Tuesday, 1 December 2009

That Totally Sucks You Big Loser

Suppose you went for dinner at someone's house and they served excellent wine, a fantastic main course, a scrumptious dessert, and a salad that made you want to gag. What would you do?
  1. Compliment them on all the good things, overlooking the one bad thing.
  2. Explain that the salad literally sickened you, carefully detailing exactly what was so awful about it.
  3. Something between these two extremes.
Keep in mind that the blue cheese salad dressing might very well be fine quality; the real problem might be that the taste and smell of rotted milk just isn't your thing, i.e., the problem might be subjective, not objective.

It seems human nature to find fault with the world around us. It's not even bad thing. After all, how can one improve anything without constructive ideas for making them better? One must counter that with the fact that it's also human nature to take offense easily to anything that isn't entirely flattering. We generally prefer to hear mostly compliments, especially given the fact that we're getting asymptotically closer to the perfection for which we strive. That's why as children we're taught: if you can't say something nice don't say anything at all. Clearly that's a little too black and white, but that's yet another human failing: to over simplify problems and then come up with simplistic solutions to those. One thing to keep in mind in this drive to achieve perfection through criticism is that focusing on positives, or at least noticing them, generally makes one feel better, e.g., I noticed how lovely these maple trees looked and therefore spent much less time noticing that the wild pigs of Berlin had destroyed the lawn around it.


Given we're all so perfect, of course it's a virtue that we should speak our mind whenever a thought enters it. Every criticism we dish out should be seen as clear evidence of our drive for ultimate perfection. The sharper the critique, the more evident is our keen intellectual perceptiveness. Any mature adult ought to see our commentary as the good kind of criticism, i.e., the constructive kind. Those who do not are, well, over-sensitive, short-sighted losers to be perfectly blunt. With folks like that, one might as well waste time explaining to this water plant that the underwater lily bees aren't about to show up to pollinate it.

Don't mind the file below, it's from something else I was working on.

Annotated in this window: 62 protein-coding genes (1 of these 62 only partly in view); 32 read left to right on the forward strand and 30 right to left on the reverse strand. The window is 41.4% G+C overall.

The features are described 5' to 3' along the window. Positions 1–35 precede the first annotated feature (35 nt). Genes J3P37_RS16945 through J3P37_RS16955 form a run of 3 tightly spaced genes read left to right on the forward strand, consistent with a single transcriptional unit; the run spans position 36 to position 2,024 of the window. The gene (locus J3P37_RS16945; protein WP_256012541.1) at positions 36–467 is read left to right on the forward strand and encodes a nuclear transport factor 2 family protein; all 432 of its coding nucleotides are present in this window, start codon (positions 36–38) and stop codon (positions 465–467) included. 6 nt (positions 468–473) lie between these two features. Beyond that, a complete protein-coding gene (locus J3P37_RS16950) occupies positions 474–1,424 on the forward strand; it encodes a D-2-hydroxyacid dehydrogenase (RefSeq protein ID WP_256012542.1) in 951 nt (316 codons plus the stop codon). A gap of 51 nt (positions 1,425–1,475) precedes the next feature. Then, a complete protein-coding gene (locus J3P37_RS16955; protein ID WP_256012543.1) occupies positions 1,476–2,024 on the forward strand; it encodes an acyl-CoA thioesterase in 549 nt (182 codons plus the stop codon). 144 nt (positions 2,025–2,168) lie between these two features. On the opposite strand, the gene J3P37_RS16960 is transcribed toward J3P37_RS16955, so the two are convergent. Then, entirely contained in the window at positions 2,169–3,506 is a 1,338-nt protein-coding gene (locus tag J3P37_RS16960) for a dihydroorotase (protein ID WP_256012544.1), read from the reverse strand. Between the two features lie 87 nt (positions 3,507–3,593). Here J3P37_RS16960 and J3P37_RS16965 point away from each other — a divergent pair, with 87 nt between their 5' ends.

Personally I'm more than a little fed up with people complaining about the salad; it tends to ruin the dinner party for the host, and even the other guests who don't share the subjective distaste. It's especially disturbing when the host shrieks back a retort about the gawd awful choice of the complainer's dinner wear. One always has to wonder if the complainers could throw a dinner party or their own, especially given their lack of social graces. I'd suggest they think more carefully about the impact of their criticism before dishing it out. Is it actually valid critique to begin with, or is blue cheese simply not their thing? Most important of all, what good will come from the criticism? Is there perhaps a nicer, more effective way to achieve that goal with an approach that doesn't sound so critical? Sharing your favorite salad dressing recipes without a single word of criticism is probably an approach close to optimal.

6 comments:

oisin said...

Thanks, Ed.

Anonymous said...

Ed - You should have just told me you didn't like the salad. Or have I missed the point? :-)

Matthew Hall said...

Well said. What you say/do in these situations depends on what you value more: self-improvement or defending one's honor.

Kim Moir said...

Thanks Ed. Great perspective!

Kenn Hussey said...

Not sure whether sharing recipes would do the trick. Even better might be for the party complaining about the salad to invite the host to their place for dinner...

Sir James E. Watkins said...

It is the balance that we seek.